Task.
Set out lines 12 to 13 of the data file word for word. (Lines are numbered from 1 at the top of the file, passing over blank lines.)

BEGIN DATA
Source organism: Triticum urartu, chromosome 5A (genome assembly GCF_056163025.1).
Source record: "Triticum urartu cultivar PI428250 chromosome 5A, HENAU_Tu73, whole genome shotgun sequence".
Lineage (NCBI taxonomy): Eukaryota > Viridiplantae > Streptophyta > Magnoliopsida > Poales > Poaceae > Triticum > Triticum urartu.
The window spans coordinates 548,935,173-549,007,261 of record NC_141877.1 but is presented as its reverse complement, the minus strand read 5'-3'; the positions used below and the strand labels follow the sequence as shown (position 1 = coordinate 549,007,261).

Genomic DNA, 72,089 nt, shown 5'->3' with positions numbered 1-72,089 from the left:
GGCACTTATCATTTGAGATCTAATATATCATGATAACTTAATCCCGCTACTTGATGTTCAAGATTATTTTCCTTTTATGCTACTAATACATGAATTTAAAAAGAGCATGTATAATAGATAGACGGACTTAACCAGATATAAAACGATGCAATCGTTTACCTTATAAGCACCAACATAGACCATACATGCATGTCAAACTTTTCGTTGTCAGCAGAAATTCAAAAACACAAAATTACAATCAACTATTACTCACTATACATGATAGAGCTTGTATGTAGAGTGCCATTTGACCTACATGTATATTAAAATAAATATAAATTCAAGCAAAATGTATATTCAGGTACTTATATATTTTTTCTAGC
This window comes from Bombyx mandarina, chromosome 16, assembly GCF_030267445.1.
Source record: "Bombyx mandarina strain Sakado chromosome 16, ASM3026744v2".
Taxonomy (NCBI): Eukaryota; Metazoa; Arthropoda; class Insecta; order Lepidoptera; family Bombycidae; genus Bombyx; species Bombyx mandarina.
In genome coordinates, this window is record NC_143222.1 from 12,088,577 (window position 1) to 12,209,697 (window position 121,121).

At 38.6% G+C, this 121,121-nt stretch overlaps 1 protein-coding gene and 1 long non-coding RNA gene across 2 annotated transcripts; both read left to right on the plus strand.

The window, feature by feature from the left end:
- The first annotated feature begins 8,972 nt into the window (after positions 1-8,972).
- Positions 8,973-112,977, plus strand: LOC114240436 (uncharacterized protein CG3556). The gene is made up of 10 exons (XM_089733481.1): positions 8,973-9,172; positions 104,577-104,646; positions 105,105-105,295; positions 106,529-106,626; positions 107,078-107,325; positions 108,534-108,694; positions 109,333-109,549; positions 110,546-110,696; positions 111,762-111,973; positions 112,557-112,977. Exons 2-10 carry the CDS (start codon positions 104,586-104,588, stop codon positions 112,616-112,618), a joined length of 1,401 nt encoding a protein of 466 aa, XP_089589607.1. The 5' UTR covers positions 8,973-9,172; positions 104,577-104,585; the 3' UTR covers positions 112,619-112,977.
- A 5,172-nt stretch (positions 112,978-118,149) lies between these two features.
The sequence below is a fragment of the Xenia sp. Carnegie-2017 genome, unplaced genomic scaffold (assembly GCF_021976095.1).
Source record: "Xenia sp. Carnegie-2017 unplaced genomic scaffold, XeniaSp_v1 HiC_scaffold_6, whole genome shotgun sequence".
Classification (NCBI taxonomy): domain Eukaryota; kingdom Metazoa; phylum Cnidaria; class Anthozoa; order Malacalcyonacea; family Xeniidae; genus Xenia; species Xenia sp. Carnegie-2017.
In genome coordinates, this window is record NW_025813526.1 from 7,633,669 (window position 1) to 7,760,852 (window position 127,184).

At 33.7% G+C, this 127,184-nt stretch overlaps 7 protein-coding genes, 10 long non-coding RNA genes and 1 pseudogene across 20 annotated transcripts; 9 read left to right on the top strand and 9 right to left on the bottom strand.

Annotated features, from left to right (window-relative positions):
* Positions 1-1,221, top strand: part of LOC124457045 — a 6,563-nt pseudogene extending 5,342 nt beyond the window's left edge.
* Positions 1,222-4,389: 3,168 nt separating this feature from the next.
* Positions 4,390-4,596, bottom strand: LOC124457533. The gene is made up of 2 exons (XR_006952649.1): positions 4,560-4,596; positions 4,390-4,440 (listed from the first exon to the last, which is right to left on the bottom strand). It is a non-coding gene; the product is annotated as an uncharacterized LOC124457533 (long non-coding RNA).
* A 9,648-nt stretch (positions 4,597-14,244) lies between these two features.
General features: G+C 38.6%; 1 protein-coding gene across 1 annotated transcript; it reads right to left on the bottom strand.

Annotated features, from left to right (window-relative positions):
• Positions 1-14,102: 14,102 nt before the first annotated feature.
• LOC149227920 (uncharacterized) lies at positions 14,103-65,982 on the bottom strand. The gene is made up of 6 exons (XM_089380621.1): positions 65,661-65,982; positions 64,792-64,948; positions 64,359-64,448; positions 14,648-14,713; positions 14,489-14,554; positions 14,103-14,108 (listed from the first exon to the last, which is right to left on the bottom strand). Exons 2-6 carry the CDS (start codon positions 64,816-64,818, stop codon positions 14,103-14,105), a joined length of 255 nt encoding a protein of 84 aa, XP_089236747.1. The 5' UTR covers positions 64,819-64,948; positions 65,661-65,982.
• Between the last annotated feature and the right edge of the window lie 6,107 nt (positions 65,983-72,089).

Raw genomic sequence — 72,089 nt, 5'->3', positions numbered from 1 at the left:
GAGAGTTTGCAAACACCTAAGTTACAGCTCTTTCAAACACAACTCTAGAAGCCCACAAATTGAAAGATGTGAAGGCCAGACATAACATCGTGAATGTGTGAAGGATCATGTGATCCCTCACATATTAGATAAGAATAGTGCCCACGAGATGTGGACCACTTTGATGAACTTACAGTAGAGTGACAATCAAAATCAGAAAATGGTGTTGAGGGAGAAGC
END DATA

The window, feature by feature from the left end:
- The first annotated feature begins 8,972 nt into the window (after positions 1-8,972).